Saudi Arabia’s PIF trades its way to profits on stock market resilience

Saudi Arabia’s PIF trades its way to profits on stock market resilience
In March, PIF saw some bargains on offer, and snapped up stakes in such global brand names as Bank of America and BP. (Reuters/File)
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Updated 17 August 2020

Saudi Arabia’s PIF trades its way to profits on stock market resilience

Saudi Arabia’s PIF trades its way to profits on stock market resilience
  • Saudi Arabia’s sovereign wealth fund makes big investments in exchange traded funds

DUBAI: Saudi Arabia’s Public Investment Fund (PIF) had another busy time from April to July. It was rather less dramatic than in the first three months of 2020, but significant nonetheless.

In the first quarter of 2020, it weighed into global equity markets with nearly $8 billion of investment in a range of US and European blue chip stocks.

After the big drops in global equity markets in the early weeks of March, it saw some bargains on offer, and snapped up stakes in such global brand names as BP, Boeing, Facebook, Citigroup and Bank of America. It even took (smaller) stakes in Starbucks and Booking Holdings, the online hotel reservations website.

It was assumed at the time, though never actually stated, that the PIF would hold onto these for some time. They are all stocks that had been ravaged by the early economic impact of the pandemic lockdowns, and could be expected to offer long-term recovery prospects.

In fact, the PIF obviously decided that the remarkable resilience of equity markets in the second quarter justified taking a profit on these investments.

Though it is impossible to calculate with any certainty without knowing the time frame and price of the original purchases, it seems pretty certain that the PIF was showing enough return on these investments over the second quarter to take a profit. Equity markets are almost back to where they were before the March crash.

The PIF appears to have sold down most of those big investments, getting out entirely from some and selling down others, like the investment group Berkshire Hathaway and technology firm Cisco systems. These revelations come via the quarterly 13F disclosure that the PIF is required to make to the US stock market authorities.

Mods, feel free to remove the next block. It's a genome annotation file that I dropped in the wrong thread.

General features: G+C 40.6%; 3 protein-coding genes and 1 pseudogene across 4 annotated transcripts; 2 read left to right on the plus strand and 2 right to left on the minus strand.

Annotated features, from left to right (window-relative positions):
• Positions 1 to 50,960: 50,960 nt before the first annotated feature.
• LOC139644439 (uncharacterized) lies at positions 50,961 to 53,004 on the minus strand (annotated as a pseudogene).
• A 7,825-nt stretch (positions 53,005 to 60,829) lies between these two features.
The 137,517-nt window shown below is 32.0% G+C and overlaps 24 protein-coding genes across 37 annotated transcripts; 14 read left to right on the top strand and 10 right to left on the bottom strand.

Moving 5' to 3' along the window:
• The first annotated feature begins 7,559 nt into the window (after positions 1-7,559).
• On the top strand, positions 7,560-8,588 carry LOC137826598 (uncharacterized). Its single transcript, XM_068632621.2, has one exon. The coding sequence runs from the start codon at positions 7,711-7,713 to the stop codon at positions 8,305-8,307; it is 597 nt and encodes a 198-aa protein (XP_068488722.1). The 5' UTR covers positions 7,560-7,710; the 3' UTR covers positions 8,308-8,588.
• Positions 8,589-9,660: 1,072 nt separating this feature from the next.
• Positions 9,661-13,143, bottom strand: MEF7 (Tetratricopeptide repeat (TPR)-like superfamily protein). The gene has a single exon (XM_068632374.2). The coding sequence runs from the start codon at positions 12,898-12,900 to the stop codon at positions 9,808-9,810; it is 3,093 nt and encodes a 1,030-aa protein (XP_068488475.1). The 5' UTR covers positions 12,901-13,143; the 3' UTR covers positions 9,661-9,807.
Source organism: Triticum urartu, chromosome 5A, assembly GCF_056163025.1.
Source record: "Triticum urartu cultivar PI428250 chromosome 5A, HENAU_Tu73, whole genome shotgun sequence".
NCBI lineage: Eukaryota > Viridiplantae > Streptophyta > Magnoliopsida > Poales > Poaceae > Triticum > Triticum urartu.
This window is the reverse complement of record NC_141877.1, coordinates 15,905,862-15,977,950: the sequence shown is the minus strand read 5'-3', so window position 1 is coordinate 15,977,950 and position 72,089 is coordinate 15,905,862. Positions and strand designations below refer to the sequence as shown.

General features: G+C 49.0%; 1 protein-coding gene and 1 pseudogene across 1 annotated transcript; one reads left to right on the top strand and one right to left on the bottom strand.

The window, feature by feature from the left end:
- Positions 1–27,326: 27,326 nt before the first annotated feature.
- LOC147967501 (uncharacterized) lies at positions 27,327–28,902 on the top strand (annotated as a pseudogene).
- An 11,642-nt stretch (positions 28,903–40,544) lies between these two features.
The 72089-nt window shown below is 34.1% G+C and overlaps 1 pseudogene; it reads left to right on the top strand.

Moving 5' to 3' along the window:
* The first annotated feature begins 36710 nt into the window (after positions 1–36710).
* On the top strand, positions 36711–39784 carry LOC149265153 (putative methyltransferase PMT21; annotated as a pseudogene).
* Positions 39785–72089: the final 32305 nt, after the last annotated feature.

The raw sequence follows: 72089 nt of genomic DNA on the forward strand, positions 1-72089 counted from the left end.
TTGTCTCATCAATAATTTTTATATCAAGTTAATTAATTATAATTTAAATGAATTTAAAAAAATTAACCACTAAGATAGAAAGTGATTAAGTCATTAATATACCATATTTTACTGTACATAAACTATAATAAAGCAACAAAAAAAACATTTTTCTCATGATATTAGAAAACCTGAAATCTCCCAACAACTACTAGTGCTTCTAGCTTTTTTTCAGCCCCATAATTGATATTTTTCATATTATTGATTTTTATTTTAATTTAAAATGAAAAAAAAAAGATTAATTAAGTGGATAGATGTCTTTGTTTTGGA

What does this activity tell us about the PIF’s strategy in the pandemic era? For one thing, it has an eye for a profit. It went in big time in March, and got out at a quick profit a couple of months later. But also it appears to be cultivating a “trader” mentality to go alongside its role as a long-term investment vehicle for the good of the Kingdom. After all, what could be better for Saudi Arabia than some quick cash profit in these difficult times?

But the PIF did not just sell down equities in the quarter. It also made some big investments in exchange traded funds (ETFs), which again suggests a subtlety in the strategic thinking.

ETFs are investment funds traded on stock exchanges, and are sometimes regarded as a form of hedging against volatility in ordinary equities. They can be in shares, bonds or commodities, in fact in any traceable instrument, and often track indices.

The ETFs targeted by the PIF in the second quarter included many in the real estate, materials and utilities sector, perhaps giving a clue that its investment strategists see recovery coming fast in some pretty basic industrial and commercial sectors.

Despite the sell-down of some of the big-name stocks bought in the first quarter, the PIF actually increased its overall exposure to investible assets, including ETFs and some of the equity holdings it picked up in March, such as Suncorp Energy and Carnival Corp.

The total value of its holdings in all these types of asset classes was $10.1 billion at the end of July, slightly up from $9.8 billion at the end of the first quarter.

The other bit of — unconnected — high finance that the PIF undertook was to repay a $10 billion bridge loan it took out with international banks to see it through until it got funds from the $69 billion sale of SABIC to Saudi Aramco.

That looks like a sensible piece of financial housekeeping, and gives the Kingdom’s sovereign wealth fund more flexibility for the remainder of the year, when Saudi Arabia has said it is going into international capital markets to bridge the multibillion-dollar budget gap caused by lower oil prices.

Living up to its motto of “never to waste a crisis,” the PIF has taken advantage of benign global stock markets and at the same time displayed some shrewd skill and timing. But the real test will come when financial markets lose some of their glitter, as many analysts believe is overdue.